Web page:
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Constitutional Law I (a) Federal Judicial Power
University of Toledo School of Law
Zietlow, Rebecca E.

Con Law I
Rebecca Zietlow
I. Structure of the Govt and how it function
a. There are two fundamental concepts:
i. Separation of Powers (SOP)—The Judicial, Executive and Legislative branches
ii. Federalism—The sharing of power between the state and federal governments
b. With these two concepts being present in our constitution, the founders initiated a way to prevent a concentration of power (No more kings!)
c. Brief History:
i. AOC—weak precursor to Constitution
1. Govt lacked power to regulate commerce
2. State Govts like little countries
3. No executive or judicial branch
4. AOC wasn’t ratified by the people—couldn’t be sure people supported the document.
ii. Civic Republicanism-Antifederalists
1. Liked the idea of a decentralized govt with the model of a town meeting
2. Did not favor expansion of govt
3. Most worried about tyranny of central govt
4. This concept works best when everyone agrees
iii. Federalists = Madisonians
1. Believed in representative form of government
2. Madison saw a lot of factions and was skeptical of direct government and concerned about the danger of oppression [Federalist 10] a. Since we cannot eliminate factions, must adopt the concept of a republic with a Senate and House of Rep.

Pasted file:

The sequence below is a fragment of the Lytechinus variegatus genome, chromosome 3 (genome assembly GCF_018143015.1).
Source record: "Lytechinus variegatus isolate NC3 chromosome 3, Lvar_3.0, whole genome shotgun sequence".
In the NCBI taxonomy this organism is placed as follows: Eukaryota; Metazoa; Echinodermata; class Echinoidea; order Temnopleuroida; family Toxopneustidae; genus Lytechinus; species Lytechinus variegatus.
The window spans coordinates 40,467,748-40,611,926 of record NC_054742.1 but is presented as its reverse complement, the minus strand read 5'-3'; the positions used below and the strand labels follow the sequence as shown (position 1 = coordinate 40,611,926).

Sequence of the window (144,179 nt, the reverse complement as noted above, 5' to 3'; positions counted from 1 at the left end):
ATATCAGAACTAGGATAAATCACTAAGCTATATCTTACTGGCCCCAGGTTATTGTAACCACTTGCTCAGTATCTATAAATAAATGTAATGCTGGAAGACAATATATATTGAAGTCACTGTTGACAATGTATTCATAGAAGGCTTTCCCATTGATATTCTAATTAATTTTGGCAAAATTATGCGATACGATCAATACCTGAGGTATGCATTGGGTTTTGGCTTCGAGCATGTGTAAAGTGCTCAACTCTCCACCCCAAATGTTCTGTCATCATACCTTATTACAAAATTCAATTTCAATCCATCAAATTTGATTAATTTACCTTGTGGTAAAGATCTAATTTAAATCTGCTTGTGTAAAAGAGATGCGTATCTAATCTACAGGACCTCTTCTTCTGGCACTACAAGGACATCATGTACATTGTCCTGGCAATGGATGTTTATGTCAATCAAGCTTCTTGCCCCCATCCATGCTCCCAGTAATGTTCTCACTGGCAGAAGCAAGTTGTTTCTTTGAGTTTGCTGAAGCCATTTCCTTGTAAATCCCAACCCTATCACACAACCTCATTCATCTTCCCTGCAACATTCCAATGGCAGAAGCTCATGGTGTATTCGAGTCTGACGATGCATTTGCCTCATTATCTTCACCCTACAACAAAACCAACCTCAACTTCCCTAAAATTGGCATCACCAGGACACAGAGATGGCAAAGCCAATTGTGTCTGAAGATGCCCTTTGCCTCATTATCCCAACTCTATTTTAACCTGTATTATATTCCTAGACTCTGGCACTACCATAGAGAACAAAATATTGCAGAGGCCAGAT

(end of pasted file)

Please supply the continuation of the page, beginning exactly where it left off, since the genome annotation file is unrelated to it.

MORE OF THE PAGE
b. This flew in the face of civic republicanism
3. Elected reps. were more likely to step back and make decisions without becoming personally invested
4. Madison was most worried about the majority oppressing the minority.
5. [Federalist 51] Power should divided horizontally [sop] and vertically [federalism] but Madison did not initially mention BOR because he felt that the best security of rights was the structure of the government.
iv. The powers of the federal government:
1. Each branch has its own article providing for its powers:
a. Legislative are within Article I
b. Executive are within Article II
c. Judicial are within Article III
2. Each branch has a check over the ot

lism: Federal Government=Limited Power
1. Limited Power—Congress has no police power and the presumption is it lacks power until the state gave it power by ratifying the constitution.
2. Assume no power unless the Constitution gives it power
The Supremacy Clause = Federalism
ii. RULE #2 of Federalism: State Governments = Unlimited Power
1. States have General Police Power—state courts have general jurisdiction, states can do pretty much whatever they want
2. Assume they have power unless the Constitution takes it away.
10th Amendment confirms this—if the states don’t delegate the power to the feds then they still have that power. The states reserve their powers.
III. Federal Judicial Power in General
a. The Source of Power is Article III
Provides for a supreme Court